Missouri University of Missouri, St.  Louis – Biology
Mississippi Jackson State University, Jackson – Biology
Jackson State Univeristy, Jackson – Technology
New Hampshire University of New Hampshire, Durham – Nanotechnology
University of New Hampshire, Durham – Biology
North Carolina Fayetteville State University, Fayetteville – Biochemistry
University of North Carolina, Charlotte – Physics
New  Jersey New Jersey Institute of Technology, Newark – Electrical & Computer Engineering
New Jersey Institute of Technology, Chemistry & Environmental Science
Caldwell University, Caldwell – Chemistry & Natural Sciences
Rutgers University, Camden- Chemistry
Stockton University, Galloway – Chemistry
Union County College, Cranford – Engineering
New Mexico New Mexico State University, Las Cruces – Molecular Biology
University of New Mexico, Albuquerque – Nanotechnology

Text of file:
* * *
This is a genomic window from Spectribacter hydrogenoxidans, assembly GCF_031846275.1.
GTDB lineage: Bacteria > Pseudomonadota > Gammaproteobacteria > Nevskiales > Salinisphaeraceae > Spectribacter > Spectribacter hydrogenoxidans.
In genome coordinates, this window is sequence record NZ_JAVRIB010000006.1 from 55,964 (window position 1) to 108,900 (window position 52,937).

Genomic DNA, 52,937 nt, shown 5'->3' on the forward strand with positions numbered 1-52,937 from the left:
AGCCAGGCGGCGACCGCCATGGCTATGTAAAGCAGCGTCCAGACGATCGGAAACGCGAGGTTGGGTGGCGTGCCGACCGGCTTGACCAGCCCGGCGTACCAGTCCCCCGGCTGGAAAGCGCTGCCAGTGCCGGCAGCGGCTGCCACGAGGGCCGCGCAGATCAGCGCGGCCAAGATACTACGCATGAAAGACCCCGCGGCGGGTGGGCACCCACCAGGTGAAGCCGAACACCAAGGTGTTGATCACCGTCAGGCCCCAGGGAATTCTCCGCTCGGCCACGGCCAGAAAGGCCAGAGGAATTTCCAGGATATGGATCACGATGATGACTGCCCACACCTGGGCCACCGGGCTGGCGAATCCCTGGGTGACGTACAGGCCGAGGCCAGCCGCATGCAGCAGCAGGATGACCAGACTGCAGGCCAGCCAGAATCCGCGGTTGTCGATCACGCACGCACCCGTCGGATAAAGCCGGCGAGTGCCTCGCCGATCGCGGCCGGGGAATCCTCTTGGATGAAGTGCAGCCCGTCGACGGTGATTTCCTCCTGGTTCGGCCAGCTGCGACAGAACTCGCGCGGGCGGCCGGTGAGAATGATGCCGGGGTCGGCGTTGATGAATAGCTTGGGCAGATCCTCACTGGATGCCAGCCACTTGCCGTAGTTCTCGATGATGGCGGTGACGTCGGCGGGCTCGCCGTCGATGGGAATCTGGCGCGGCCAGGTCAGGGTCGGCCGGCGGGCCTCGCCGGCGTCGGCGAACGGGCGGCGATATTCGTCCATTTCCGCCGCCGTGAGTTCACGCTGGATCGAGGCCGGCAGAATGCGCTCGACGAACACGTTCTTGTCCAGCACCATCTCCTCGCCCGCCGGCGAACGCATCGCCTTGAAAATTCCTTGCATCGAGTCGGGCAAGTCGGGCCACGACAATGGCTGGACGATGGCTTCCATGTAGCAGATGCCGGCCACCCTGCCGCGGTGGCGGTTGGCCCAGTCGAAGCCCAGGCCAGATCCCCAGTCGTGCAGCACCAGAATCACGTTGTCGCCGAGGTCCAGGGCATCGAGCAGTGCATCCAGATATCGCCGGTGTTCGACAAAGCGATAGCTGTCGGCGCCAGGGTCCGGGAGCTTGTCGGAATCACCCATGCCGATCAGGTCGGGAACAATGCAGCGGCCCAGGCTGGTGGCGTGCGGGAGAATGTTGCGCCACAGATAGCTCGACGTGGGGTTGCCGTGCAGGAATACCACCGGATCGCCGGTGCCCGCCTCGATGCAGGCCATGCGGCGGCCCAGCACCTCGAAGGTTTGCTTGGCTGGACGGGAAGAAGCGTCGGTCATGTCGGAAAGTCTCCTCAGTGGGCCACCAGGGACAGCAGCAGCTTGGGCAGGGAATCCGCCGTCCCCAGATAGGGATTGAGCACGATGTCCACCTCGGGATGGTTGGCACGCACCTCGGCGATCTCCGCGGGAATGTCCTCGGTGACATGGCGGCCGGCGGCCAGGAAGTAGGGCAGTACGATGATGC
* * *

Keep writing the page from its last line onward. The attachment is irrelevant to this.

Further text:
Nevada University of Nevada, Las Vegas – Data Science & Engineering
New York City University of New York (CUNY), New York – Material Science
Pennsylvania University of Pennsylvania, Philadelphia – Engineering & Robotics
Puerto Rico University of Puerto Rico, San Juan – Physics
South Dakota South Dakota School of Mines & Technology,  Rapid City – Advance Materials & Engineering
Texas Texas Southern University, Houston – Chemistry
Texas Southern University, Houston – Engineering
Texas Tech University, Lubbock – Electrical & Computer Engineering
University of Houston,  Houston – Biology & Biochemistry
University of Texas at Arlington, Arlington – Applied Mathematics
University of Texas at El Paso, El Paso – Environmental Science
University of Houston-Victoria – Computer Engineering
West Texas A&M University, Canyon – Electrical Engineering
West Virginia Marshall University, Huntington – Chemistry
Marshall University  School of Pharmacy, Dunbar – Medicine



About Mychal Wynn

Mychal Wynn, Founder/CEO of the Foundation for Ensuring Access and Equity, is the author of 28 books ( on parenting, student achievement, and college planning, and is the creator of the College Planning Cohort (TM) Program. He, together with wife, Nina, also serve as the Ministry Leaders for the Turner Chapel AME Church Education Ministry.
This entry was posted in High School Students, STEM, Summer and Pre-College Programs. Bookmark the permalink.

Comments are closed.